Kim, Seok-Mo1, Kim, Soo Young1, Kim, Bup-Woo1, Lee, Yong Sang1, Chang, Hang-Seok1, Park, Cheong Soo1
1 Department of Surgery, Gangnam Severance Hospital, Yonsei University College of Medicine, Seoul, Korea
Introduction: Anaplastic cancer is one of the most aggressive and rapidly progressing malignant human neoplasms with a grave prognosis. The optimal management of this disease remains controversial especially for cancer at advanced stage with distant metastasis. In this study, we report the outcome of multi-modality treatment in 52 cases of ATCs over a 13-year period.
Material and Methods: From January 2003 to October 2016, 52 patients of ATC who were treated at our institution were enrolled in this study. These patient’s records were retrospectively analyzed with respect to clinical manifestations, extent of disease, distant metastasis, treatment modality and cause of death.
Results: 52 patients (33 female, 19 male, mean age 64.5 years) with histologically proven ATCs were enrolled. Most of the patients (59.6%) presented with a growing mass at the point of diagnosis, followed by Hoarseness (26.9%) and Pain (21.2%). Extrathyroidal extension (Stage T4b) was seen in 33 (63.5%) patients. In 32 patients, metastasis was observed with lung metastasis being the frequently seen (96.9%). As treatment modalities, surgery (33 patients 63.5%), chemotherapy (27, 51.9%), targeted therapy (16, 31.4%) and radiotherapy (32, 61.5%) was performed, whereas combination therapy was observed in 45 patients. In Kaplan-Meier analyses, multimodality treatment showed better survival than no treatment (p<0.005). Furthermore, multimodality treatment showed prolonged survival in T4b cancer and in cases with distant metastasis.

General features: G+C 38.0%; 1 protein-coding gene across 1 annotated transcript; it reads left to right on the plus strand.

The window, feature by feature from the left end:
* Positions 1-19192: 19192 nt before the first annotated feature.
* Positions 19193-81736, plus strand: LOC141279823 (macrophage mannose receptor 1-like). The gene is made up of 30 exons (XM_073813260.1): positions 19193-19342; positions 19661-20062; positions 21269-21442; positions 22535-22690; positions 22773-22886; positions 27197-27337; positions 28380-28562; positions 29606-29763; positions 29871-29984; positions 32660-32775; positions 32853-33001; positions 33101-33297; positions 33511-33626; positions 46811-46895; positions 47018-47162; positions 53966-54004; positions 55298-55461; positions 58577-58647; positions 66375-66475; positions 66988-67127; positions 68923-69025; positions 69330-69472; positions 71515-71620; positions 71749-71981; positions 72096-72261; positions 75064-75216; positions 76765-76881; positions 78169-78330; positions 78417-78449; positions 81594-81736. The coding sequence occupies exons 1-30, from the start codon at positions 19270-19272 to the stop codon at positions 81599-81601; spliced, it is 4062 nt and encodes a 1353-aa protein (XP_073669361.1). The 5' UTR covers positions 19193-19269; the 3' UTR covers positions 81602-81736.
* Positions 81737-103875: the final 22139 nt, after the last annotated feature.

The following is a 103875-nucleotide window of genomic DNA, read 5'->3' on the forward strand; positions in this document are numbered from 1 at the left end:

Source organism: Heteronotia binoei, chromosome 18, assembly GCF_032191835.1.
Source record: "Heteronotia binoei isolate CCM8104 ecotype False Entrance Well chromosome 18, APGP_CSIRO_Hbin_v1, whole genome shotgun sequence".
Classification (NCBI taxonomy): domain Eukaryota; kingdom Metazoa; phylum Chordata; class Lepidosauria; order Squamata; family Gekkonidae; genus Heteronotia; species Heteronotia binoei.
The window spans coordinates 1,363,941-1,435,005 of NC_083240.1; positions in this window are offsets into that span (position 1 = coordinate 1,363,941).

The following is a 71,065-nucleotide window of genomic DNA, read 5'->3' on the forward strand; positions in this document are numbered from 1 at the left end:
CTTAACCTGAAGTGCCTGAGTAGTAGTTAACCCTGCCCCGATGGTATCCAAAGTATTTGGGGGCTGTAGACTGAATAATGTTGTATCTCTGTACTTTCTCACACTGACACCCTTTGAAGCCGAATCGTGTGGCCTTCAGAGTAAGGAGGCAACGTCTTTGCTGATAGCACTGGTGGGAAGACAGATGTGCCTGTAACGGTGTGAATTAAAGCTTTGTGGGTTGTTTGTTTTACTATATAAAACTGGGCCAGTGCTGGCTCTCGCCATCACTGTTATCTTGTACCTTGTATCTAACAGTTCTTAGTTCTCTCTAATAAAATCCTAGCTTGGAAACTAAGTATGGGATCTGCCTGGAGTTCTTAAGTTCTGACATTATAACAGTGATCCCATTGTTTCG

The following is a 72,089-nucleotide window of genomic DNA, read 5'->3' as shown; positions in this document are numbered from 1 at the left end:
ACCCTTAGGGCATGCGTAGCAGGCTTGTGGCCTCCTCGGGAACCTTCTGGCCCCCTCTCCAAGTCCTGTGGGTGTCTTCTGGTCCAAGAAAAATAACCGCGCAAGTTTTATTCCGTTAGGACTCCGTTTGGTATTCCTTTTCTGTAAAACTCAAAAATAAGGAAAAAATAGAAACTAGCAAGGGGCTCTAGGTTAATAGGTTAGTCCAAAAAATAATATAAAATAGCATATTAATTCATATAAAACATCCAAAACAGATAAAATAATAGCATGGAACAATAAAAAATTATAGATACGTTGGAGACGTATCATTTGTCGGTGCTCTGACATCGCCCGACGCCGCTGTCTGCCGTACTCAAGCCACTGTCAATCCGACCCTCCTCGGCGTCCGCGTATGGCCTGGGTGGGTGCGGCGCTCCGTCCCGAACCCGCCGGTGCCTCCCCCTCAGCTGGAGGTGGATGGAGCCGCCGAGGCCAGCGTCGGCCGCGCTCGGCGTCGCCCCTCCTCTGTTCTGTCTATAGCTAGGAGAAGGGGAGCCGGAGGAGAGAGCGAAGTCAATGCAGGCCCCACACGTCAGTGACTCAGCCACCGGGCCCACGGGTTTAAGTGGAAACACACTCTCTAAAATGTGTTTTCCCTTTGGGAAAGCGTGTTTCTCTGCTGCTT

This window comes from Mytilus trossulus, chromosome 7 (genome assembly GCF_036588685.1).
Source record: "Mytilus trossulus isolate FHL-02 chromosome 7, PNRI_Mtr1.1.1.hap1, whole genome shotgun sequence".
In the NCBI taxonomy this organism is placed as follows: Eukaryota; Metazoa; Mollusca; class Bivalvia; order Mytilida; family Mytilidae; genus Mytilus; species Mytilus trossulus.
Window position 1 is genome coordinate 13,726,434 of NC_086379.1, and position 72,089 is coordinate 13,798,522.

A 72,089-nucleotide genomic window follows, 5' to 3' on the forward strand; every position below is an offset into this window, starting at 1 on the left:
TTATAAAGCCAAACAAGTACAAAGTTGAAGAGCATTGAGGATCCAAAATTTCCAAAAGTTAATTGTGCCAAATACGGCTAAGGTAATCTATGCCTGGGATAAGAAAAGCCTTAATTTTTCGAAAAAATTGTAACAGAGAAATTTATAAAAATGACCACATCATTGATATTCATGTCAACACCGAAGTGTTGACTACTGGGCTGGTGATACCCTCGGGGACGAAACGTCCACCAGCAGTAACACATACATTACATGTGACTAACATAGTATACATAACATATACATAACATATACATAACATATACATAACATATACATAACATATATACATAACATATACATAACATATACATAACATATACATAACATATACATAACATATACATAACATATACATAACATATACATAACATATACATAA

Conclusion: ATC is an aggressive cancer with advanced stage at time of presentation. Active multimodality treatment may be considered to prolong survival in T4b and M1 cases.